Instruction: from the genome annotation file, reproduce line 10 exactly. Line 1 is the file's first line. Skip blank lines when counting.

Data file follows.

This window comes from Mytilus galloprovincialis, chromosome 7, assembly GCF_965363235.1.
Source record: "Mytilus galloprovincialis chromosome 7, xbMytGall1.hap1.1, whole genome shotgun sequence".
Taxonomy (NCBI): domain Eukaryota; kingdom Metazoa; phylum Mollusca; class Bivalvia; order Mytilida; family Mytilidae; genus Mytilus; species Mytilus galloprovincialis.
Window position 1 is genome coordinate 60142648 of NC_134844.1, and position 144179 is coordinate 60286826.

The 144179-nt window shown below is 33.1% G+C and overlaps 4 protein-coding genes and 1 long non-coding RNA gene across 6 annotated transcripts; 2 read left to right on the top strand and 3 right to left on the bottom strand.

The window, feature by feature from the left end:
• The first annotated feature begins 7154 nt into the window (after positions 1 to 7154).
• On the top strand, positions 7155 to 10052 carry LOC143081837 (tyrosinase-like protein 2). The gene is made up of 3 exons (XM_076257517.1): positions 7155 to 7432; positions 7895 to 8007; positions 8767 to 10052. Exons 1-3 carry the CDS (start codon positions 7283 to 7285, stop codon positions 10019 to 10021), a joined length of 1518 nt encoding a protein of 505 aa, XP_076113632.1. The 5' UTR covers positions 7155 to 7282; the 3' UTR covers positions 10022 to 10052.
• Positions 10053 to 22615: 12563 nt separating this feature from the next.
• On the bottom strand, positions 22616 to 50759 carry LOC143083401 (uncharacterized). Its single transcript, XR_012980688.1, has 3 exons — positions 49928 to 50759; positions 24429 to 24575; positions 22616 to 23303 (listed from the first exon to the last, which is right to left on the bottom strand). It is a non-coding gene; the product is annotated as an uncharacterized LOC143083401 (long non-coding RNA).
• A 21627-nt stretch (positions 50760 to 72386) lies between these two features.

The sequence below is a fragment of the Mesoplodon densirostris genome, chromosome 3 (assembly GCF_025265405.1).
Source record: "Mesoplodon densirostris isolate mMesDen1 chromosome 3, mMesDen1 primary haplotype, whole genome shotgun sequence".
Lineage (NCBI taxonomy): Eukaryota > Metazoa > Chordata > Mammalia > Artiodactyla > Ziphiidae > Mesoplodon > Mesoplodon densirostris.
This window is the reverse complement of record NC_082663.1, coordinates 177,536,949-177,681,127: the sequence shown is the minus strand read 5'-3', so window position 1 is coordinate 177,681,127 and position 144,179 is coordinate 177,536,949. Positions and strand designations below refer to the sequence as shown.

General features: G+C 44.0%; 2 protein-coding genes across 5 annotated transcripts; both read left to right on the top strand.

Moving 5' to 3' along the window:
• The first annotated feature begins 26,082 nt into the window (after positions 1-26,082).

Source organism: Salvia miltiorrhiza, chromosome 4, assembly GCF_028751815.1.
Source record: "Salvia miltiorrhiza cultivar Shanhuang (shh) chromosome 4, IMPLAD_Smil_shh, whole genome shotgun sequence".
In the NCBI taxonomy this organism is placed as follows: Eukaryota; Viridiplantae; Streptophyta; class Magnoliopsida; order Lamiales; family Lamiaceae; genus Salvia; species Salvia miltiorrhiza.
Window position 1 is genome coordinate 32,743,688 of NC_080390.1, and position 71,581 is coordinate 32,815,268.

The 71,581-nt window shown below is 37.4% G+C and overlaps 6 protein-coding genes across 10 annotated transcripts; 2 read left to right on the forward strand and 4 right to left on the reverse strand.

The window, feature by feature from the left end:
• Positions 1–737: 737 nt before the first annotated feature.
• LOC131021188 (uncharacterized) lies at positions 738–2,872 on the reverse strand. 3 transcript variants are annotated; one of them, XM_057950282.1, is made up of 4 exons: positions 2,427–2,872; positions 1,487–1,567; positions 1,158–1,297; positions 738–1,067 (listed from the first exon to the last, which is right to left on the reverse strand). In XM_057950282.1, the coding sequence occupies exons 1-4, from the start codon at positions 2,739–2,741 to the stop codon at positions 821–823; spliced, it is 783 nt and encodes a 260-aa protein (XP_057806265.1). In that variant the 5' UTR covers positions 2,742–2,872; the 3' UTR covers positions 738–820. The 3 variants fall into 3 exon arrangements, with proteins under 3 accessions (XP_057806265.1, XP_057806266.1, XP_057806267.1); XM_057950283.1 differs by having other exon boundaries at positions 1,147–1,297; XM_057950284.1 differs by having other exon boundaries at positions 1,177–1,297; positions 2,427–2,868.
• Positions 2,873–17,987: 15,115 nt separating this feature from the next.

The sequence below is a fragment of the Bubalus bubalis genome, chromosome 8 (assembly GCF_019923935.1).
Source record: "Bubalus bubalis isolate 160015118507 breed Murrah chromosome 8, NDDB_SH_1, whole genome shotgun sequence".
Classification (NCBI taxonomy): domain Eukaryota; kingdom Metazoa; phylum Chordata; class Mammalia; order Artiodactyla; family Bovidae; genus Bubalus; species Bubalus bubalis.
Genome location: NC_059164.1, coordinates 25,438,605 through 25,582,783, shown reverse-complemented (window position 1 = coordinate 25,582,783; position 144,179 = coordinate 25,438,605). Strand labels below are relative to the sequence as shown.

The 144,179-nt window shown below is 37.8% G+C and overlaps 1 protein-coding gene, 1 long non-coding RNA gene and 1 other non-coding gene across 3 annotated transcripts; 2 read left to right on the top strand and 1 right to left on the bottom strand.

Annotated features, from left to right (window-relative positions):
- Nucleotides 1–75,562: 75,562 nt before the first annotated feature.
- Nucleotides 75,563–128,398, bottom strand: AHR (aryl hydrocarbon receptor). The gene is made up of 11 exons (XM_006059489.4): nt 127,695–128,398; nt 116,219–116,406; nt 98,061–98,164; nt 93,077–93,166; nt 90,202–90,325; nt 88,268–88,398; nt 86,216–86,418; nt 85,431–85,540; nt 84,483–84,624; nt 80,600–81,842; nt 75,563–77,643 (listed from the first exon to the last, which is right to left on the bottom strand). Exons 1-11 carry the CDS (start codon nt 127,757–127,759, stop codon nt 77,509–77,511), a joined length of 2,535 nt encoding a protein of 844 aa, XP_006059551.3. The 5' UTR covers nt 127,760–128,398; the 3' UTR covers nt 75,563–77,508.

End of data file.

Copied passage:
• On the bottom strand, positions 22616 to 50759 carry LOC143083401 (uncharacterized). Its single transcript, XR_012980688.1, has 3 exons — positions 49928 to 50759; positions 24429 to 24575; positions 22616 to 23303 (listed from the first exon to the last, which is right to left on the bottom strand). It is a non-coding gene; the product is annotated as an uncharacterized LOC143083401 (long non-coding RNA).